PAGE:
WHAT HAPPENS IF I WAS HURT WHEN I FELL IN A STORE OR BUSINESS? WHO IS LIABLE?
Each day 2,000 people in the U.S. seek emergency medical care for injuries related to a fall. Falls are the leading cause of injuries for people over age 24. They are the second leading cause of injury for people ages 10-24. Common injuries from a fall include wrist fractures, knee injuries, concussions and broken bones. 95% of all hip fractures are caused by falls. In 70-80% of all falls, the injured person will heal with time, but 20-30% of the injuries are severe requiring ongoing medical care and significant time off work. Understanding you right to recovery for injuries occurring as a result of a fall in in a store or business may take help from a personal injury lawyer in Fresno who specializes in premises liability.
WHEN A FALL HAPPENS AT A BUSINESS
Every business is required to keep their walking surfaces, such as their store aisles, paths, sidewalks, entry area, steps and stairs in reasonably safe condition. Every business must maintain their walking surfaces in a reasonably safe condition. For example, juries have found businesses were liable for having uneven walking surfaces, raised sidewalks, broken tiles, uneven stairs, poor lighting, slippery floors due to recent mopping or leaks, and unexpected tripping hazards. The business is also required to do reasonable inspections to look for dangerous conditions created by others. For example, juries have found businesses liable for spills or hazards caused by customers which the store unreasonably failed to discover and clean up.
THE BUSINESS PROBABLY HAS INSURANCE
Most stores or businesses have premises liability insurance to cover people who are injured when the business was negligent. Whether the business was negligent will depend whether the business created the dangerous condition or if they knew about it and failed to fix it or warn about it. Some insurance policies have Medical Payment coverage, which pays the medical bills for people injured on the business’ property. Most chain stores do not have Medical Payment coverage, but many smaller businesses and most offices have it.
If you are injured, you should immediately report the injury to the store or business, so they can report it to their insurance company. The insurance company will usually try to make contact with you. The insurance company will not usually volunteer that they have Medical Payment coverage. You or your attorney will need to ask about Medical Payment coverage.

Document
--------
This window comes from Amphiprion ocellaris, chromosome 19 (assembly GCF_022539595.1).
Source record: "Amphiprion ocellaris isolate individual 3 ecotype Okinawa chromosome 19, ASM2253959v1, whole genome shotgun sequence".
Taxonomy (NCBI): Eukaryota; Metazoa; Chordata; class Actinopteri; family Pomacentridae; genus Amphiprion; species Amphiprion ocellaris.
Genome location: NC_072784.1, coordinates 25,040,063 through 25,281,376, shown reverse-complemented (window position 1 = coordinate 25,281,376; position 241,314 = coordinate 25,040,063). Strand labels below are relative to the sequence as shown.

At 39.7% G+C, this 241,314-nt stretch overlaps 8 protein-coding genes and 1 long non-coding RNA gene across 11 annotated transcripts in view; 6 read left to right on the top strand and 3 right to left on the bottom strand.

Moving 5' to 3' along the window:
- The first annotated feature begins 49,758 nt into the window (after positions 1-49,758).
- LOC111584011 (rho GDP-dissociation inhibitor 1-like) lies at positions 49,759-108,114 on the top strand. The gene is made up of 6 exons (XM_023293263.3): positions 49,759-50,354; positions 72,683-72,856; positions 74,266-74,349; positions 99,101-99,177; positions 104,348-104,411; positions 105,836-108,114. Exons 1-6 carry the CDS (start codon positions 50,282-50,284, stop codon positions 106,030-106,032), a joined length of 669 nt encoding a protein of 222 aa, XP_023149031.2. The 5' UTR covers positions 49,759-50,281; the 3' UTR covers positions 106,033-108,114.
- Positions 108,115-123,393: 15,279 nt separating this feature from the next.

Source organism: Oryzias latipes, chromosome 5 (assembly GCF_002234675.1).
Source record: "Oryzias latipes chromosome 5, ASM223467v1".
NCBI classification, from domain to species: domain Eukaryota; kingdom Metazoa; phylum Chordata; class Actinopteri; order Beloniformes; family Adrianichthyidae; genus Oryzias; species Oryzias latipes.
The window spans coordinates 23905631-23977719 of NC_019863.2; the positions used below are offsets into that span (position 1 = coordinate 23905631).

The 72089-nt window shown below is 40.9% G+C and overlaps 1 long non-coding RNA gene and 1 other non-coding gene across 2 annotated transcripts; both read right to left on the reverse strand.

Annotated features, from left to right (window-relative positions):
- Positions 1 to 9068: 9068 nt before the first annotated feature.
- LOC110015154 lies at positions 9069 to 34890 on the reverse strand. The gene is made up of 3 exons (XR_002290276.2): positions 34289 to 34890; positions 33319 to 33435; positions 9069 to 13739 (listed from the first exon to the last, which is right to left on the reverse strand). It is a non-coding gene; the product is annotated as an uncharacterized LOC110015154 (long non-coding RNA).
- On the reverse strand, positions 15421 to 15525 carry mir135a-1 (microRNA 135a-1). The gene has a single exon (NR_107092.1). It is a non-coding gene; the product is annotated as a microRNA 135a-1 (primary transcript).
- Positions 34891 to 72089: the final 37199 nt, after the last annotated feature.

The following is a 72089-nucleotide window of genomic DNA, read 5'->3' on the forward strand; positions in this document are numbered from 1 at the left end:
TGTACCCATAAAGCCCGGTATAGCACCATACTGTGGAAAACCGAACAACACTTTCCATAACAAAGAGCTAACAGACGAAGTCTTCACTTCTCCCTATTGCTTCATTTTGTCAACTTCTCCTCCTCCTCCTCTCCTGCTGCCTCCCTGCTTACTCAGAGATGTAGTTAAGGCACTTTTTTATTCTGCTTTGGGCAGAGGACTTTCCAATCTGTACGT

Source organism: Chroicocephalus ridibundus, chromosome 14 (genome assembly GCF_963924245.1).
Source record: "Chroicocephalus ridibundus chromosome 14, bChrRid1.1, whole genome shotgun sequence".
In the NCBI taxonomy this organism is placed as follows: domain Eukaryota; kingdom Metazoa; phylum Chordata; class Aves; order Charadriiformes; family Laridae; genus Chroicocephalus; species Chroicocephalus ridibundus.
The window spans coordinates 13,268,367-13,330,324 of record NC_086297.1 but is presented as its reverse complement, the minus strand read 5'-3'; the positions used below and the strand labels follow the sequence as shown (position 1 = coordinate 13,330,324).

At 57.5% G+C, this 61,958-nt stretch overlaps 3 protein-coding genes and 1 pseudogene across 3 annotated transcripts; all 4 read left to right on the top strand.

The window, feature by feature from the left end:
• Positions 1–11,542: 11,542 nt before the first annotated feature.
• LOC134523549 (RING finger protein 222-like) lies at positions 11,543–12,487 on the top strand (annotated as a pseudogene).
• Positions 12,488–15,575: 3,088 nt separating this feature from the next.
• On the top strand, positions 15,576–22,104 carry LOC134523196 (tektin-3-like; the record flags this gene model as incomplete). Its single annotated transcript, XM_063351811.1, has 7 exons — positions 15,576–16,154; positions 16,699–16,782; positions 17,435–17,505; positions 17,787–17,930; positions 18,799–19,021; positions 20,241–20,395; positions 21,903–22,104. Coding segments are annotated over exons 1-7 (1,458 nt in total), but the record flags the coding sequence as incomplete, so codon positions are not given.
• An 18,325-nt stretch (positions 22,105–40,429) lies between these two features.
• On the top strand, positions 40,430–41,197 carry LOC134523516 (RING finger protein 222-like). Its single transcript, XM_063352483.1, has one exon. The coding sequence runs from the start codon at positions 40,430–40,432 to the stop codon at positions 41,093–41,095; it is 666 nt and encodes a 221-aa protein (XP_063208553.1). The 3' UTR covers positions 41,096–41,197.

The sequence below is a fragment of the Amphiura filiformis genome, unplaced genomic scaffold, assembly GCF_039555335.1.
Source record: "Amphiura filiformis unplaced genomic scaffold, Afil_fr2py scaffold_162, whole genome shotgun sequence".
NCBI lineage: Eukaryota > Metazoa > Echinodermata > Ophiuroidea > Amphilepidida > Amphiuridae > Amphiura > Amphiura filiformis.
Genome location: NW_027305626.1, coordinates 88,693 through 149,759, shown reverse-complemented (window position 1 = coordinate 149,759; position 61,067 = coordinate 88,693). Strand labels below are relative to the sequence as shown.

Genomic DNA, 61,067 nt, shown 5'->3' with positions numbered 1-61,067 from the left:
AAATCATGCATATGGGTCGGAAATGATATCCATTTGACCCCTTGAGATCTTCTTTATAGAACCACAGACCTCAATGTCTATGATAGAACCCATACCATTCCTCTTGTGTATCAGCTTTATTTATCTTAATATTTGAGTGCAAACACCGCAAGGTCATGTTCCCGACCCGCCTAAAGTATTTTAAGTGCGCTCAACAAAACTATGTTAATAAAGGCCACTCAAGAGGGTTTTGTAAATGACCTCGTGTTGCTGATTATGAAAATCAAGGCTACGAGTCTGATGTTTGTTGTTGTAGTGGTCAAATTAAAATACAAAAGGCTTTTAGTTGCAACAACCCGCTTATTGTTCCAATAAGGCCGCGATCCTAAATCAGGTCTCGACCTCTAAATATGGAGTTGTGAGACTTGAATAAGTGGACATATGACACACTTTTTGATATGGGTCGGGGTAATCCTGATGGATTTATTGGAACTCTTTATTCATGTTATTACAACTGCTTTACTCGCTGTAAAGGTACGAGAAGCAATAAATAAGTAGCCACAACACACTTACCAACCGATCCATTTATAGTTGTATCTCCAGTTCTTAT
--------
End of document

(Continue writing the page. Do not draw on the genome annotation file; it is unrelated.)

EVIDENCE OF FAULT
You or your attorney will have to prove the injuries from your fall were caused by the negligence of the business. If you are injured in a slip and fall (or trip and fall) you should gather as much evidence as possible. Take pictures of the area, including anything you believe may have contributed to your fall. Take down the names of witnesses and/or store employees. Look for video cameras and take pictures of any video cameras. As soon as possible you or your attorney should make a written request that the business preserve all evidence of the fall, including preserving the video from before, during and after the incident.
If the negligence of a business caused your injuries, the business owes you compensation. California is a negligence-based insurance state, meaning you or your lawyer will have to prove the business was negligent before bringing a claim. Hire a Fresno personal injury attorney with premises liability experience for assistance with your claim.
In 2004 with a verdict exceeding $1,000,000 as a result of a grocery store slip and fall, Rene’ Turner Sample positioned herself as the attorney to whom other attorneys referred their premises liability cases. She is respected by her peers for having taken more slip and fall cases to trial than any other lawyer in the area. Although most cases do not go to trial, it is her thoroughness in investigating incidents and her willingness to go to trial, which lead to so many successful settlements.
Jane Doe v. Grocery Store: Establishing Negligence with No Physical Evidence
The store’s video captured Jane Doe fall, but the store employees were not able to find anything on the floor. Depositions of witnesses established the wet floor cone seen in the video were only used when an employee had recently cleaned up a spill. Our experts established the floor was not slippery when dry, which allowed us to establish the employee failed to ensure the floor was dry before he left the area. Jane Doe required shoulder surgery. Settlement $425,000.
Jane Doe v. Shopping Mall: No Video of Fall, but Video Shows Clean Up.
Jane Doe slipped on a large amount of water near a fountain in a shopping mall. The roaming mall video camera did not capture the fall. The mall initially denied there was water on the floor, but when we requested video for the hour before and after the fall, we discovered the cleaning crew at the scene cleaning up the mess. Jane Doe had an SI Injury requiring with Spinal Cord Stimulator. Settlement $1,800,000